LibriVox recording of The Treasure, by Selma Lagerlöf. Read by Lars Rolander.
Selma Lagerlöf was born in Vaermland, Sweden, in 1858 and enjoyed a long and very successful career as a writer, receiving the Nobel-Prize in Literature in 1909. She died in Vaermland in 1940. The Treasure (Herr Arnes penningar) is a fairly short Novel, both a Drama and a Ghost Story. Published in 1904 and the English translation in 1923. The story is set in Bohuslaen on the West coast of Sweden in the middle of the 16th Century. Herr Arne, the old Parson in Solberga and all his household are brutally murdered, and his great Treasure stolen. The only survivor is Elsalill, the orphaned foster daughter. On her lies the burden to find out the murderers. She wants revenge, but falls in love with one of the murderers, who she must betray. Another important figure in the story is Torarin an old Fish hawker, who takes in Elsalill in his house after the murders, and Torarin’s dog, Grim, and also Elsalill’s dead foster sister. (Summary by Lars Rolander)
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March 15, 2011 Subject:
Eerie story very well narrated
First of all I must say that Lars Rolander is one of my favorite narrators at Librivox. He has such a beautiful accent. Listening to him is the equivalent of eating a delicious caramel candy. His voice is so well suited to these moralistic, fairy tale type stories. I would disagree a bit with the other reviewer on one point however. I did not think there was antagonism between the two sisters. I think that Elsalill truly loved her sister and the antagonism was more with her own self and her love for Sir Archie (as misguided as that love was.) I enjoyed this story and again, many thanks to the wonderful Lars!
March 30, 2010 Subject:
The Treasure aka Herr Arne's Hoard (1904), is a novella-length fable, or fairy-tale, by Nobel-Prize winning Swedish author Selma Lagerlöf. It is set in Bohuslaen on the West coast of Sweden in the middle of the 16th Century. In fairy-tales (and literature), female antagonism is an often-repeated storyline: the virgin/whore, angel/monster. There is a tradition of the pure, silent, virginal young girl on one side, and the powerful, sexual, wicked woman on the other. For example Bram Stoker’s Dracula compares sexually powerful Lucy with her three suitors, to monogamous and virtuous Mina who thinks only of her fiancé. Lucy ends up dead, staked through the heart, while Mina lives. It is a similar comparison in The Treasure between two sisters. The suitor is an exotic prince from distant shores, who has disguised himself and invaded the home and committed a murder. His dual nature is Vampire-ish, both seductive and repulsive, Prince charming and murderer. The ghost of the innocent murdered sister restlessly walks the earth seeking justice, while the living sister is seduced by the promise of wealth and power. The antagonism between the sisters is at the stories heart, and the heart is where the story finds its literal resolution, at the end of a steel blade - the only conclusion possible so that both sisters may find peace.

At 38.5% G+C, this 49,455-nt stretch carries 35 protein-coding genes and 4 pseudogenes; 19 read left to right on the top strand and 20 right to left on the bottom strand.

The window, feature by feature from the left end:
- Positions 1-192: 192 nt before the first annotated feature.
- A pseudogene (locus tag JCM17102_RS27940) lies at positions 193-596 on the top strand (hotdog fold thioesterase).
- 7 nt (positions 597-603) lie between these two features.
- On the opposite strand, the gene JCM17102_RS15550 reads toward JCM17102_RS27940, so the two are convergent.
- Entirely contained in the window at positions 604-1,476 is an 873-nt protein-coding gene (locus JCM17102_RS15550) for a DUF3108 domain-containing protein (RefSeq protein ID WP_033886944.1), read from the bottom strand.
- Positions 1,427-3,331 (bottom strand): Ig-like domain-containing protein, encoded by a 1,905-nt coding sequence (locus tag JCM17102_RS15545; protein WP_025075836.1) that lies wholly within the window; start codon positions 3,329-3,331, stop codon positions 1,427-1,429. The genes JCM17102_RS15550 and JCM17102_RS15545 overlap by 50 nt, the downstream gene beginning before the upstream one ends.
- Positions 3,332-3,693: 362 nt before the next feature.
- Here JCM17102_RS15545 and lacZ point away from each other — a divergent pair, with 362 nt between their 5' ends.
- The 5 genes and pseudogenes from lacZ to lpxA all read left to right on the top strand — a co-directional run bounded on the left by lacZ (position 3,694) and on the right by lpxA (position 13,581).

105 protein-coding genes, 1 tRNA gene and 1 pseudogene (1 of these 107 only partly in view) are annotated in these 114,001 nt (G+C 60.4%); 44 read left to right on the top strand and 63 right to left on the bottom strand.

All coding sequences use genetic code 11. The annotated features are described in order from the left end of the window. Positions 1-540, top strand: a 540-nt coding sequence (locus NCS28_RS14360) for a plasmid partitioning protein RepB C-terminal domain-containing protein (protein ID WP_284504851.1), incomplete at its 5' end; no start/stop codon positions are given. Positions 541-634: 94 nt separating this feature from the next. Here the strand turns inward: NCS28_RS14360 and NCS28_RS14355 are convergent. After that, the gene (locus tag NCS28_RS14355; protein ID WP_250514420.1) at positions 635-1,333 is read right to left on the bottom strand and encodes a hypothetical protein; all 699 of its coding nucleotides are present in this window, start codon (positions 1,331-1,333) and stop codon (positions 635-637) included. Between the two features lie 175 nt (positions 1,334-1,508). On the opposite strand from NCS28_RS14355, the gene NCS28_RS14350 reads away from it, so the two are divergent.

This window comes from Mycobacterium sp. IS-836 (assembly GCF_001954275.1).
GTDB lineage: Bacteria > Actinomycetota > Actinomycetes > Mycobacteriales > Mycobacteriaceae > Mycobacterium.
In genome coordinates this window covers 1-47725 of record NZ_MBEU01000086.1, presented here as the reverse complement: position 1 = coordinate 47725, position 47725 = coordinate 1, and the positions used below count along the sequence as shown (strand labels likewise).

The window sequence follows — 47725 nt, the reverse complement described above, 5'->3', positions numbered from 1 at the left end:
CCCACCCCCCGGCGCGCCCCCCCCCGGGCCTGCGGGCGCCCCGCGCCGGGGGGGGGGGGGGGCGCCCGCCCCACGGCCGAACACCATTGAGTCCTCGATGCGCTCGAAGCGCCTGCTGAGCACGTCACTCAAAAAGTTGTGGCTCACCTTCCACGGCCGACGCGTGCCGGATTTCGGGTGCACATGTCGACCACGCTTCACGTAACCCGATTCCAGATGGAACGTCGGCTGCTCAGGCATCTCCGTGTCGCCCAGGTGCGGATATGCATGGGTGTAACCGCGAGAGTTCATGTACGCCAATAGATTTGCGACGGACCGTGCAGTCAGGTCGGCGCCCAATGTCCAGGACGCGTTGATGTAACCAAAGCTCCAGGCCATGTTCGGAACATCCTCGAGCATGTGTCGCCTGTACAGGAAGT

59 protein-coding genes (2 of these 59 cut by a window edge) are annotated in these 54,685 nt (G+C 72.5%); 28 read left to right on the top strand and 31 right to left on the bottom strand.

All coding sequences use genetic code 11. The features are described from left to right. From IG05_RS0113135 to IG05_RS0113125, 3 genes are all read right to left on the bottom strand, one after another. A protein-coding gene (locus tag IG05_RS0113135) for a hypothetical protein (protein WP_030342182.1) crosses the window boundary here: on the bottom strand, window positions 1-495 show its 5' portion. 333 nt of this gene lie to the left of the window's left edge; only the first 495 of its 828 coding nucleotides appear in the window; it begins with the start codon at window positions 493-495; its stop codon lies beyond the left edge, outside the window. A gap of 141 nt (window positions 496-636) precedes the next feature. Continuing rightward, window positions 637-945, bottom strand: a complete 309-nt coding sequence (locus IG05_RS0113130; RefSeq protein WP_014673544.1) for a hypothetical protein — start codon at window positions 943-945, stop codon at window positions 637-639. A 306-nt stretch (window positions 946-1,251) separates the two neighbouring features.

Lagerlöf has busted some myths and written an anti-fairy-tale. The leading male character, rather than saving the damsel in distress, turns out to be a villain in disguise. The leading female character, rather than being passive, takes an active role by turning the murderer in to the authorities. Finally, the antagonism between virgin/whore is resolved, not by one winning out over the other, but by both dieing to save the another. It is ultimately a story about the love of two sisters, the love of woman for woman. Lagerlöf herself was an early feminist.
Lars Rolander's authentic Scandinavian accent brings this story forcefully alive with rolling R's strong enough to shake the bones of the dead, or the souls of the living. It is a prefect reading, thanks to Rolander and LibriVox.